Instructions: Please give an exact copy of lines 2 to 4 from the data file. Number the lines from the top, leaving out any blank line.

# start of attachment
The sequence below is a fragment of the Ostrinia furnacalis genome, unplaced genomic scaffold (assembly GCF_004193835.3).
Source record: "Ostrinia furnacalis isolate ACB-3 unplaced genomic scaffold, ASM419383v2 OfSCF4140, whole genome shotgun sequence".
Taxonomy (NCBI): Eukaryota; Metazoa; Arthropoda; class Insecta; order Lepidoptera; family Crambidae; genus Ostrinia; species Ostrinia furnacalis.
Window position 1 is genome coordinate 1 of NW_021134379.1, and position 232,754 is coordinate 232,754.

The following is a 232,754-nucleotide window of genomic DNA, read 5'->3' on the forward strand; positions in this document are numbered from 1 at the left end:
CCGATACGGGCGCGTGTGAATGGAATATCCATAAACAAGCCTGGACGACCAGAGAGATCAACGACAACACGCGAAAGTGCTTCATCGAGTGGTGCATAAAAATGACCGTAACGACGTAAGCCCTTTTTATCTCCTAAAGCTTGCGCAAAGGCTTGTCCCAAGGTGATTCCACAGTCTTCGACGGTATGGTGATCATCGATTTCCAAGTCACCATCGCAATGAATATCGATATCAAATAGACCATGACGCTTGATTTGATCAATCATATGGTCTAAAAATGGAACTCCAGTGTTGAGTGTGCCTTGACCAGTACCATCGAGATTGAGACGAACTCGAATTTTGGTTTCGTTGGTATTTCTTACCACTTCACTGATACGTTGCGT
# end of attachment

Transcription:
Source record: "Ostrinia furnacalis isolate ACB-3 unplaced genomic scaffold, ASM419383v2 OfSCF4140, whole genome shotgun sequence".
Taxonomy (NCBI): Eukaryota; Metazoa; Arthropoda; class Insecta; order Lepidoptera; family Crambidae; genus Ostrinia; species Ostrinia furnacalis.
Window position 1 is genome coordinate 1 of NW_021134379.1, and position 232,754 is coordinate 232,754.